1783 ENGLISH POETRY 1579-1830: SPENSER AND THE TRADITION

Mary Robinson

Anonymous, "Florizel to Perdita" General Advertiser and Morning Intelligencer (25 March 1783).



When you, Perdita, lately reign'd
Sole mistress of my captive heart;
And lovely grateful, kindly deign'd
To give to me, in your's, a part;

Joyful I vow'd, my ardent love
For ever should remain the same;
Absence and Time, I said, should prove
Too weak to change my constant flame.

But ah! the rash, the hasty vow,
Before Cleora's beauty flies;
At her more glorious shrine I bow,
Her brighter charms demand my sighs.

The traveller, with glad surprise,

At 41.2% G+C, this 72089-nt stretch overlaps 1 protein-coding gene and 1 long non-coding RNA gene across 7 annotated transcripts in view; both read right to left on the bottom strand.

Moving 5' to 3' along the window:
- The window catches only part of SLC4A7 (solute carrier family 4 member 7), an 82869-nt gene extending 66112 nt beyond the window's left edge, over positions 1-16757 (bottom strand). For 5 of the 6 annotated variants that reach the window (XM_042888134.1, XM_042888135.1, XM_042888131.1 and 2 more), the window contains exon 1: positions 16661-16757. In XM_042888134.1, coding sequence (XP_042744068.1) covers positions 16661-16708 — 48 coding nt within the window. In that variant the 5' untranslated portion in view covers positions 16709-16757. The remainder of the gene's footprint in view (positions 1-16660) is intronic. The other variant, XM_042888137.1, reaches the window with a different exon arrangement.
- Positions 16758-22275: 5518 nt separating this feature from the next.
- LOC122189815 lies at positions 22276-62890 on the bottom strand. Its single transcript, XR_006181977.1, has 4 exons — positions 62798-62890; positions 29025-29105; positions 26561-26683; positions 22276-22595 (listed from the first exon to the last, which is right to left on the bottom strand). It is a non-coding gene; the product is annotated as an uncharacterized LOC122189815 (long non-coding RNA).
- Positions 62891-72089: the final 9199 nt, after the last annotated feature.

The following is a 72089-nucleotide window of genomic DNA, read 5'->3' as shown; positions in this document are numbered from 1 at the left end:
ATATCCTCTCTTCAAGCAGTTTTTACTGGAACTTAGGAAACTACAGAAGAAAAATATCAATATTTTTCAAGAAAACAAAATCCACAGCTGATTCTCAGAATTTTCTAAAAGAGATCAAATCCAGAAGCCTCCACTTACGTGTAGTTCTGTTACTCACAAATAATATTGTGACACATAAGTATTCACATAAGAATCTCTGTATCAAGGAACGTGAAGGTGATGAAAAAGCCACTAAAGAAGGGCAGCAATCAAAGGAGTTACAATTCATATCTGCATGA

The first faint glimpse of morn surveys;
But when the sun's bright glories rise,
Amaz'd he views the dazzling blaze.

No more Aurora's dawning beams,
No more her glimm'ring rays delight;
He scorns, alas! such languid gleams,
And scarce believes he thought them bright.

So your weak beauties warm'd my heart,
For you I heav'd a gentle sigh;
Cleora threw a flaming dart:
For her I burn — for her I die.

But tho', Maria, thus you see
Your short-liv'd pow'r has found an end:
Yet rest assur'd, I e'er shall be,
Whilst life remains,
Your constant friend.
X.